One healthcare worker in ten is at home because of the virus, according to early reports from NHS trusts.
NHS England has begun collecting information on staff absence and although the data is not fully available officials offered an early indication because of concern about what they felt were claims from professional bodies made without evidence.
On Monday the Royal College of Physicians said that 25 per cent of doctors were off, and the Royal College of Nursing reported absence rates of about 20 per cent at the weekend.
Many of those not at work are thought to have been forced into 14 days of self-isolation by a family member or housemate developing a temperature or persistent cough.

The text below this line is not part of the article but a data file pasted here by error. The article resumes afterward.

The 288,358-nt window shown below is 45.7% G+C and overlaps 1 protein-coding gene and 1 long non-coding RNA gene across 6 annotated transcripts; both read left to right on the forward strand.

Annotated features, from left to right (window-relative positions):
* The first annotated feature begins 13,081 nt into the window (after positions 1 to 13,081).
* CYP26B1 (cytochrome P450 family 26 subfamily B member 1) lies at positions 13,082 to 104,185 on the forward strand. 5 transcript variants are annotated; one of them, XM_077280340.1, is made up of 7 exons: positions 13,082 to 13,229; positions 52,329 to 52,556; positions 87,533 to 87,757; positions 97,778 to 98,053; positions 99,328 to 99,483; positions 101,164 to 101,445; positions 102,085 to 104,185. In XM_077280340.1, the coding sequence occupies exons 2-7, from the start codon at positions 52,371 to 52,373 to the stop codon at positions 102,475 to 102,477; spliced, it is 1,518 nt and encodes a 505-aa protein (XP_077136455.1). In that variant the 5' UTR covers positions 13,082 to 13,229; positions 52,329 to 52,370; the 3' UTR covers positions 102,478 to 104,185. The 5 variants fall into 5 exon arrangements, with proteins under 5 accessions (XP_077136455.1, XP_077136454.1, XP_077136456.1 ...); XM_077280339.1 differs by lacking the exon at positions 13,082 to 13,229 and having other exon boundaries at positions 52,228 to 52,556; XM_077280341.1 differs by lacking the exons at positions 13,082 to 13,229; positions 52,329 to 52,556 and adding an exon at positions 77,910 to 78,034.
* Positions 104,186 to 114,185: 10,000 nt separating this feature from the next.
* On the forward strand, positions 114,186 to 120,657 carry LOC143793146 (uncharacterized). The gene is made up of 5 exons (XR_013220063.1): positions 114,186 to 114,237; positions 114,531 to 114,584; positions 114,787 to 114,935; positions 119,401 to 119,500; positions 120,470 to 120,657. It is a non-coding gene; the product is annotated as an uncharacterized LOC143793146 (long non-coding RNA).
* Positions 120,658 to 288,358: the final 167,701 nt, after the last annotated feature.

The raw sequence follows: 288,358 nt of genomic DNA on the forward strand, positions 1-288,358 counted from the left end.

Hospitals have been told to set up testing for those individuals as a priority, with the aim of getting staff back to work if they turn out to have another illness. Some staff, however, will be absent because they have coronavirus, potentially caught from patients.
Samantha Batt-Rawden, a senior registrar who leads the Doctors’ Association UK, said that official data on staff sickness was vital.
She said: “Monitoring those who become unwell with Covid-19 symptoms may allow us to compare rates of infection among healthcare workers with other countries.”
She said the figures could “act as a surrogate marker for how well Public Health England strategy on personal protective equipment is faring”.
A cross-party group of 50 MPs has called for a compensation scheme for frontline workers who die while working to combat coronavirus. In a letter they say: “Just like members of the armed forces they should know that if the worst happens, the state will help their families”.
It calls for a new scheme including an upfront lump sum and guaranteed income for their family.